THE REMARKABLE career of Oliver Poole, soldier, politician and businessman, ended effectively in 1974 when he was only 63 and at the height of his powers. He attended a board meeting of S. Pearson & Son Ltd, of which he was chief executive, complained of feeling tired, left the room and collapsed in the passage with a massive stroke.
Poole joined Pearsons shortly after the Second World War on the invitation of the third Lord Cowdray and was one of the unbroken chain of brilliant entrepreneurs who have driven this business forward with consistent momentum to become one of the most successful in Europe.
When it became clear that Poole would not return after his stroke, Lord Cowdray wrote, 'It is no exaggeration to say that he has been the principal architect of our expansion over the last 25 years.' This expansion included the purchase of the Financial Times, Chateau Latour, Longmans Green, Penguin, a half-stake in the Economist, Royal Doulton and a handful of smaller businesses. These large purchases were mainly financed out of retained profits and the proceeds of the sale of businesses which were no longer appealing to Pearsons. Thus Acton Bolt, a maker of nuts and screws, was sold to Guest Keen, Saunders-Roe, of flying-boat fame, was sold to de Havilland and the Greek electrical utilities were sold to the Greek government.
Poole was keen that Pearsons should not be seen to be a dealer in companies, like some of the fashionable 'conglomerates' of the day - many of whom subsequently collapsed - but the proprietor of a stable of businesses, all of them world leaders, in whom it would take a sensitive and intelligent interest. Pearsons was originally organised as a private company, owned entirely by the descendants of the first Lord Cowdray, the great engineer. The burden of prejudice against privately owned consortiums in the UK, however, became so great that in 1969 Pearsons was forced to become a public company and sell shares on the market. Poole's philosophy was that Pearsons 'is and must continue to be a unique group. Shareholders must be attracted to invest in it because they are unable to find a similar investment elsewhere.' It has retained this unique quality since.
Pearsons had owned an 80 per cent stake in Lazard Brothers, the London merchant bank, since 1919, the partners of the French and American Lazard houses owning the rest. In 1965 Lord Hampden, the chairman of Lazard Brothers, had a heart attack in the office and died. Poole, though not a trained banker, was deputy chairman representing the majority shareholder and he immediately took over and for the next seven years ran both Pearsons and Lazard Brothers. His tall, spare figure became a familiar sight in the City. His habit of doing all his telephone calls himself became equally well known. This was a time when the City, under attack from Harold Wilson's government, was undergoing one of its periodical crises of self-examination. Himself a product of Eton, Oxford and the Life Guards, Poole never liked the City 'Establishment'. 'Too many Etonians in the City,' he was heard to say. And shortly afterwards, 'too many Etonians at Lazards; we should have more Scotchmen and more Jews'. He struck up a friendship with Siegmund Warburg, another merchant banker with no particular fondness for the Establishment.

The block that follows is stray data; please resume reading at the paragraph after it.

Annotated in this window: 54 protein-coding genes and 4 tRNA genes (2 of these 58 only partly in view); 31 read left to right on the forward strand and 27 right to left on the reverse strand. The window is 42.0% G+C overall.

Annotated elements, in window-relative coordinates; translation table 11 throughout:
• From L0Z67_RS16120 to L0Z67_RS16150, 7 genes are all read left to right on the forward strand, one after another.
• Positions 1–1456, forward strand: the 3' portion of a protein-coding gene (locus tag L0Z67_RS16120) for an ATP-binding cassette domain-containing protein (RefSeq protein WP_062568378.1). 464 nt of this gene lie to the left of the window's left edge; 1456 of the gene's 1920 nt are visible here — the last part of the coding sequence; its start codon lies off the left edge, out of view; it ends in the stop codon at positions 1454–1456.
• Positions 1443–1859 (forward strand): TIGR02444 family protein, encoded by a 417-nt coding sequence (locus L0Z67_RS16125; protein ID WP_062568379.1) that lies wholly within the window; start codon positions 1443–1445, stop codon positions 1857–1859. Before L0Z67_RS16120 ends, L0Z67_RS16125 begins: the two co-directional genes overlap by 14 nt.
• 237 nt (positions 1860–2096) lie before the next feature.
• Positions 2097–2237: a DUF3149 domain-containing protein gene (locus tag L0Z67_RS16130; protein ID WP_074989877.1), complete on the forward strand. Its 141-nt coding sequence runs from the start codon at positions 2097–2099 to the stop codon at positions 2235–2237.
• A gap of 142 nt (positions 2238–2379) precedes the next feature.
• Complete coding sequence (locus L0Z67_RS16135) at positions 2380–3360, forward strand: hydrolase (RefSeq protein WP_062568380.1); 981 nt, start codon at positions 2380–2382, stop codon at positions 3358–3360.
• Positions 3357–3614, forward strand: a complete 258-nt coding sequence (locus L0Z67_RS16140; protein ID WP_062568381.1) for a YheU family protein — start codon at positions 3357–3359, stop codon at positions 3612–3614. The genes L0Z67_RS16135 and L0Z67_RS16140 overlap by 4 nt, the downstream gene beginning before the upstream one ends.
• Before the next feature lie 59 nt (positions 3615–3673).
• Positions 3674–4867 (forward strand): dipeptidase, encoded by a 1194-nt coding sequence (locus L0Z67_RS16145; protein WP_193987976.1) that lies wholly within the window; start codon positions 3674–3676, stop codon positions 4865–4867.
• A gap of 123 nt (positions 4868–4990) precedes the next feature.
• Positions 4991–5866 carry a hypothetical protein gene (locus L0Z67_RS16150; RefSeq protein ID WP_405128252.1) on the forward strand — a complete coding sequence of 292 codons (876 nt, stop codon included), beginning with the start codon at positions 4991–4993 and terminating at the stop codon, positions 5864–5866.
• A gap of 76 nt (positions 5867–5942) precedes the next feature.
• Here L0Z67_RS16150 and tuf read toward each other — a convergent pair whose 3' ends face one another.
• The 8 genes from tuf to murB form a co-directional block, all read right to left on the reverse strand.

His solution for Lazard Brothers was to bring it into much closer intimacy with the French and American Lazard houses, who until 1914 had shaped its character and its style of business. He worked hard to acquire the confidence of Pierre David-Weill and Andre Meyer, both private bankers on a world scale but who had long given up the English house for lost in a fog of insularity. The seeds he sowed bore much fruit in later years, in the form of exchanges of staff, cross-holdings in each others' firms and extensive co-operation in international business.
Poole's strength as an individual was his commanding presence and great powers of persuasion. Standing 6ft 3in high and with a voice trained to command, he was a difficult person to argue with, although a most courteous listener. In his capacity as a merchant banker he conceived and executed many deals, to which more rigorous examination should perhaps have been given. This was certainly the case of the projected merger between P & O and Bovis in 1972, which Poole attempted to push through in imitation of the successful merger of Cunard and Trafalgar House negotiated by his friend Warburg. The scheme hit opposition from the outset and had to be abandoned. Poole retired hurt. But this was only one failure against many, many successes.
Those left in Pearsons and Lazard Brothers who worked with him all those years ago remember him as a figure rather larger than life, elegant, witty, powerful certainly, rash sometimes, but with a great power of generating loyalty and friendship.
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